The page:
In spite of the difficulties created by the prolonged political instability, international tourist arrival to Nepal has been steadily increasing over the last 40 years. Compare the total tourist arrival to Nepal by air in 1972 (42,484) to the same figure in 2012 (598,200). This has been influenced by the growth in arrival of international tourists from every corner of the globe. UN World Tourism Organization has reported that international tourist arrivals grew by 4 percent in 2012, to reach 1.03 billion, and Asia and Pacific were the best performers. Reviewing the global and regional trends in tourism arrival, it is clear that Nepal could be a major tourist destination in South Asia with the vast tourism opportunities it provides. However, Nepal, at present, does not have a vision or a Master Plan with which to tap the growing global tourism market.
The political parties of Nepal have a love-hate relationship with India. When in opposition, the parties are against India and its policy towards Nepal, but their stance changes once they are in government or are trying to enter a government. The about-turn the Maoist party took from an anti-Indian stance when they had to garner Nepali people’s support, to their pro-Indian status now when they are in power, illustrates the phenomenon. Every political leader and party of Nepal, either overtly or covertly, wants to have a good relationship with India because of the influence that India has over Nepal. As for India, it has always been criticized, even by Indian intellectual and academicians, for playing the ‘big-brother’ role in Nepali affairs. In short, India’s role in Nepal is criticized as ‘hegemonic’ and Nepal’s condition is often labeled ‘over dependent on India’.
Ahead of the new Constituent Assembly polls scheduled for November, political parties are preparing for the crucial vote in different ways. Some of these are clearly publicity stunts, while a few are genuine initiatives to lay the ground for polls. Time is ripe for parties to finalize their policies on major issues like system of governance and federal model, in what will be real election campaigning rather than mere posturing. This is an imperative. Lack of conceptual clarity on fundamental features of the constitution was one of the factors that led to the failure of the old CA. In the reckoning of many people, CPN-UML typifies the culture of indecision and ambiguity in Nepali politics. Other parties, especially UCPN (Maoist), have been quick to capitalize on UML’s perceived weaknesses, and have successfully lured capable UML leaders into their folds. UCPN (Maoist) Chairman Pushpa Kamal Dahal has made it clear that UML is his ‘hunting ground’ for consolidating Maoist party base ahead of the elections.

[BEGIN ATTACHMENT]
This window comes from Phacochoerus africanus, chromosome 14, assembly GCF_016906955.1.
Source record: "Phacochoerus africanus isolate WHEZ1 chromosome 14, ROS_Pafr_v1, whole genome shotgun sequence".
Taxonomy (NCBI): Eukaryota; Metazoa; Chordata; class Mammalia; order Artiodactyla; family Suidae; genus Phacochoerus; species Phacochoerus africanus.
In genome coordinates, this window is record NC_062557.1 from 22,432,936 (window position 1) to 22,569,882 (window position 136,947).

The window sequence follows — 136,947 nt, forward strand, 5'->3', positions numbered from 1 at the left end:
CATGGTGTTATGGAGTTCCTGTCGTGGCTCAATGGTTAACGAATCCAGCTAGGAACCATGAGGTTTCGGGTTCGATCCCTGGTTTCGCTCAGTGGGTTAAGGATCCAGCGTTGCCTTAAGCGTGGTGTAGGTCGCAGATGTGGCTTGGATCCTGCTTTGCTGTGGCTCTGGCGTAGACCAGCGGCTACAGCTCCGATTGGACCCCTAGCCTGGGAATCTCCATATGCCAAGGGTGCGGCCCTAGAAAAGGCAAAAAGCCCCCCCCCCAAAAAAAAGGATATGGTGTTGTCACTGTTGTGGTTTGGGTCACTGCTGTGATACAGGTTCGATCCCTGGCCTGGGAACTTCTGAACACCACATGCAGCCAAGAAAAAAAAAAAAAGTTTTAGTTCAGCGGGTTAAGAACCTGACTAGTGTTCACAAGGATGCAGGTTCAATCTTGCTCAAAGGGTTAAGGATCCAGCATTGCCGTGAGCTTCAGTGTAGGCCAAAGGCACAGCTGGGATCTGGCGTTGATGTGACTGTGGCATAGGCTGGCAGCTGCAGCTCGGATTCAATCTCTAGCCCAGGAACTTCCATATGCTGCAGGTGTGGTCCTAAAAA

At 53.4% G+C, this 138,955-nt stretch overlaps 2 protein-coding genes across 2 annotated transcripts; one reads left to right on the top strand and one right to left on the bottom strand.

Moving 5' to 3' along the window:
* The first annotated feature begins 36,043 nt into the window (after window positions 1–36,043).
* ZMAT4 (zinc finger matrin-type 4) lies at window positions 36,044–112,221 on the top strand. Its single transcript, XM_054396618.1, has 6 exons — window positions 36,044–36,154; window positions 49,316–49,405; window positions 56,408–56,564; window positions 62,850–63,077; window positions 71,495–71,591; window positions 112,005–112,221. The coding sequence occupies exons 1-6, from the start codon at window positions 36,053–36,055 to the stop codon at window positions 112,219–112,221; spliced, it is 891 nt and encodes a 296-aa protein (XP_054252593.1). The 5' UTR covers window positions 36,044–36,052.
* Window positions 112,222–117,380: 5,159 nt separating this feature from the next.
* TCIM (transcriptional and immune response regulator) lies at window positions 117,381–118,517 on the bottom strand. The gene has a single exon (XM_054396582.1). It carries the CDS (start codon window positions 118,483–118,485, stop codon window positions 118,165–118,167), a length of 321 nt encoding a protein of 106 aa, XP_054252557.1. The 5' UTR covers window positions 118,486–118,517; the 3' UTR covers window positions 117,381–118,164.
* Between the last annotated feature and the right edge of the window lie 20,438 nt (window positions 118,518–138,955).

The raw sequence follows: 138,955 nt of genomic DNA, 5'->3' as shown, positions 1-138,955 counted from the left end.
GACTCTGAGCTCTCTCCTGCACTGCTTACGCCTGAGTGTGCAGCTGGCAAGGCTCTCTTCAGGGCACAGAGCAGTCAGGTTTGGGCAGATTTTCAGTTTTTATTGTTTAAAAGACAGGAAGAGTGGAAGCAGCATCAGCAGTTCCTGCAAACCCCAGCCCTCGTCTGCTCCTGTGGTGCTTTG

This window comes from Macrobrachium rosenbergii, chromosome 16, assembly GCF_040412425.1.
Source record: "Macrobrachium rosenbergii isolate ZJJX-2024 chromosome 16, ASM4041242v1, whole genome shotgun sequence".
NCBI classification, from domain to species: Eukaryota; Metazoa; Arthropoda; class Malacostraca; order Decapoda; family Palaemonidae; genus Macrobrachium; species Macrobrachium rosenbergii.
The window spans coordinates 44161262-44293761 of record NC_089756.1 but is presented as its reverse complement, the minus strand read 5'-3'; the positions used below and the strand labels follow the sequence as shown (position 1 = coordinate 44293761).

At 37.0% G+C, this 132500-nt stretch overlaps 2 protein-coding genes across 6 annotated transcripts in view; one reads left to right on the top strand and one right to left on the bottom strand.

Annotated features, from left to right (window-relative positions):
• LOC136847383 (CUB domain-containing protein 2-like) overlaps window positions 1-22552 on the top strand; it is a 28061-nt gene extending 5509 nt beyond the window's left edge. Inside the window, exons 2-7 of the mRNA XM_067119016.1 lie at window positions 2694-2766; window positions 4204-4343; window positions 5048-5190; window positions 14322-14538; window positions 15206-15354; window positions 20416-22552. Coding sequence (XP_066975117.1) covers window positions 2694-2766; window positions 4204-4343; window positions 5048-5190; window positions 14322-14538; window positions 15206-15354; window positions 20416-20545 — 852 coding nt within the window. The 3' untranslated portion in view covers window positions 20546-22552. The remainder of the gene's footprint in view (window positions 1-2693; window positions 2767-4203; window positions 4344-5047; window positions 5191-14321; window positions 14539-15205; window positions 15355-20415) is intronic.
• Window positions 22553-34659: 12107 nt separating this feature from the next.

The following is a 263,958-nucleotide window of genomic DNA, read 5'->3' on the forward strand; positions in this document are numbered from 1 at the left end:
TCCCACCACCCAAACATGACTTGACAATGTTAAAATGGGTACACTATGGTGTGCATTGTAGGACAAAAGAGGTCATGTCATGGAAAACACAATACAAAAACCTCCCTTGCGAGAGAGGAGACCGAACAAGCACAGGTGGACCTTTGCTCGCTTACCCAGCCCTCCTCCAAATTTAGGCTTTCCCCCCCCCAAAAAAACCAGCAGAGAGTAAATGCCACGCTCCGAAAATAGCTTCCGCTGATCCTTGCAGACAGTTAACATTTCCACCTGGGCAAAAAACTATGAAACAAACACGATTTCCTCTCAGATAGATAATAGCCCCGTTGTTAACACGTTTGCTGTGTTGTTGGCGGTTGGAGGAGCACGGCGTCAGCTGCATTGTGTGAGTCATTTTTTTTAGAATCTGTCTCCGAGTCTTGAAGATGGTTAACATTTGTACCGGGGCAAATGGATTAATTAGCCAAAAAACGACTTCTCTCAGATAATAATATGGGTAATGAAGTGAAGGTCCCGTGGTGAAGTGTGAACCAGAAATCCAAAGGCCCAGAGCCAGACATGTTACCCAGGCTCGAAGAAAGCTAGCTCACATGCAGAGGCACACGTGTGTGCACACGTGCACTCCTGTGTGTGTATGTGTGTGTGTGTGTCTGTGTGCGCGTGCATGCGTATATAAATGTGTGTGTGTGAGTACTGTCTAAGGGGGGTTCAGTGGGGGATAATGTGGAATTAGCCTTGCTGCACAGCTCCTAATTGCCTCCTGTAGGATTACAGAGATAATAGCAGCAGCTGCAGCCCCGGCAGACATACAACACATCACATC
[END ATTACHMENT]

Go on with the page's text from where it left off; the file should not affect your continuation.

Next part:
The news of an unauthorized live video call from the top of Mt Everest is yet another manifestation of the age-old friction between human extensions in the form of new technologies and the equally time-worn barriers—human and natural—to overcoming space through such media.
On Sunday evening, a summiteer live-videoed BBC via his smartphone. As the saying goes, everything has its own time and place, and now the climber Daniel Thomas Hughes, who described being there as “a very proud moment” is happy that he has defined his day and place.
But his conquest of wilderness, and of distance via the latest technology, has become an annoying incident for our government. Ministry of Information and Communication (MoIC) officials have revealed that the expedition was authorized only to carry walkie-talkies, and had not been granted government permit to film Mt. Everest. The public broadcast from the summit has drawn “serious attention” of officials, who have warned of “necessary action” (myrepublica.com, May 20).